Rambling Red Stripe-indeterminate

It is not necessary to prune determinate tomatoes, only indeterminate. 
By pruning your tomato plants, you are helping your plant shift its energy into producing larger, juicier tomatoes. 

Second step: find the suckers:
  • Suckers are branches the tomato plant develops for stability and if left to grow, will compete for energy and nutrients with the main stem and the side branches. If you have properly supported your plant with stakes or a tomato cage, your plant does not need the suckers. 
  • Although leaving the suckers on will result in more blossoms and fruit, the fruit will be smaller and may not ripen. 
  • My philosophy involves pinching off the suckers which results in fewer tomatoes, but my tomatoes are always large and yummy. 
  • I also grow more tomato plants to account for the smaller fruit production. I have over 15 plants growing on our tiny lot. They are in hanging baskets, 5 gallon buckets, in the garden and out on the area between the sidewalk and the street. I even have some growing inside.
A sucker is a branch that grows out from the main stem and a side branch . Simply pinch these off as they grow.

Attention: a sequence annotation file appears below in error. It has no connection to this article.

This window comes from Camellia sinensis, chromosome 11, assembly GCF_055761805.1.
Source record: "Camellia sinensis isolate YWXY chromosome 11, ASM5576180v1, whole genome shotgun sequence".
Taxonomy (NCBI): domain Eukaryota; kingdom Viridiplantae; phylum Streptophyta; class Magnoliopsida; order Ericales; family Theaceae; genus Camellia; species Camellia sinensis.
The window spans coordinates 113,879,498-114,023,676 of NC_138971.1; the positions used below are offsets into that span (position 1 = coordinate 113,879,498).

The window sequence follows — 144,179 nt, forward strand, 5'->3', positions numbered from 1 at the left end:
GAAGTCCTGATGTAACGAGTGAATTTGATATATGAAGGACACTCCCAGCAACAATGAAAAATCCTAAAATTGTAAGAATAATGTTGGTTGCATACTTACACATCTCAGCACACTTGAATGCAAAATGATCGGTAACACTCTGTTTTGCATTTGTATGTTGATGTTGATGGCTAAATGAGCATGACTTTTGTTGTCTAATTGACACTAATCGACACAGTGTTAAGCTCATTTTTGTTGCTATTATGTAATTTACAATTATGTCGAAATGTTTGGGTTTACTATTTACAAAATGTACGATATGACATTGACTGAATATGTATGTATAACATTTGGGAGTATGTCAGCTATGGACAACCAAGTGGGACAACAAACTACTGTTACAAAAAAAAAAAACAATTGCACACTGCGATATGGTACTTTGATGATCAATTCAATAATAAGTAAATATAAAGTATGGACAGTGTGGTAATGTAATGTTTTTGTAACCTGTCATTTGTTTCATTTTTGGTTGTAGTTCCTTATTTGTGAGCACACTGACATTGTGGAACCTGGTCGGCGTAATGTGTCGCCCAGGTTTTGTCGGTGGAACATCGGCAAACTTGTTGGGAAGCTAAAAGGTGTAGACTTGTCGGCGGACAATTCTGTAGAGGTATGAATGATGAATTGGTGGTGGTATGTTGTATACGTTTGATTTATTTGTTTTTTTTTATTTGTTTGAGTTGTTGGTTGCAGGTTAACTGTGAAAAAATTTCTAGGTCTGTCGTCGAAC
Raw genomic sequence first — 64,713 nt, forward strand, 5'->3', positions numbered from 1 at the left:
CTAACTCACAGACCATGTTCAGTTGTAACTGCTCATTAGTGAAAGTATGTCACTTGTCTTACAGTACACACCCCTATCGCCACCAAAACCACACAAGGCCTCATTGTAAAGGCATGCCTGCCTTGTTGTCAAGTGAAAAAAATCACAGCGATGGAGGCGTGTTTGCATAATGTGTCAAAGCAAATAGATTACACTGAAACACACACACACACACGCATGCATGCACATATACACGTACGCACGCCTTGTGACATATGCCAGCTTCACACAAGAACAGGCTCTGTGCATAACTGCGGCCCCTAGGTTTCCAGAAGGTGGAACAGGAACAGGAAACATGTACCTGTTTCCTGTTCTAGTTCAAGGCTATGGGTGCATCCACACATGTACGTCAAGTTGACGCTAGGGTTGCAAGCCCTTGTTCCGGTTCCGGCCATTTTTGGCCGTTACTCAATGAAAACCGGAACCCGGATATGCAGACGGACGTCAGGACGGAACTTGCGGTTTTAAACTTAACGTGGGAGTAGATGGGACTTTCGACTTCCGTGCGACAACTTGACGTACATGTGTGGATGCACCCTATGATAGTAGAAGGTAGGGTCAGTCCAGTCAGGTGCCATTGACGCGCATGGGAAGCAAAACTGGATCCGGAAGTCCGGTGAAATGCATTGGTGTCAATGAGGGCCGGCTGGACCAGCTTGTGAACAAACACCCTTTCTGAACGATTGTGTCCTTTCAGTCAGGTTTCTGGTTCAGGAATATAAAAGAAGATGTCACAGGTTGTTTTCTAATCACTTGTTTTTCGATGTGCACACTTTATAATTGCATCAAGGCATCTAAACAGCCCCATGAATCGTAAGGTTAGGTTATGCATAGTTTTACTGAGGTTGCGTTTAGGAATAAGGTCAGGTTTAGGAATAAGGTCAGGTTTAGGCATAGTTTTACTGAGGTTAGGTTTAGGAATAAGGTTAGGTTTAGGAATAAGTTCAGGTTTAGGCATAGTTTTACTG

The sucker is the branch growing at a 45 degree angle (going up):
Shows pinched off sucker:
Can you spot the sucker growing? 

This is a tough one. Some people do not pinch off blossoms and have success. Most of those people live in areas with longer summers and warmer evenings. In Seattle, our tomato plants are exposed to stressful conditions such as cool evenings, rain, and wind. This can cause the plant to become stressed and prematurely blossom.

So how do you know when to pinch off the blossoms, when not to, and when you should stop pinching off the blossoms? Bottom line; if the plant looks like it's big enough and sturdy enough to support a tomato than it is, so stop pinching the blossoms.

Too vague? Here are some general rules I follow:
Pinch off blossoms if:

  • You've planted your tomato plant less than a month ago.
  • You live in a climate that has extreme growing conditions that would cause your plant to prematurely blossom. Such as: 
      • Temperatures at night are below 50 degrees.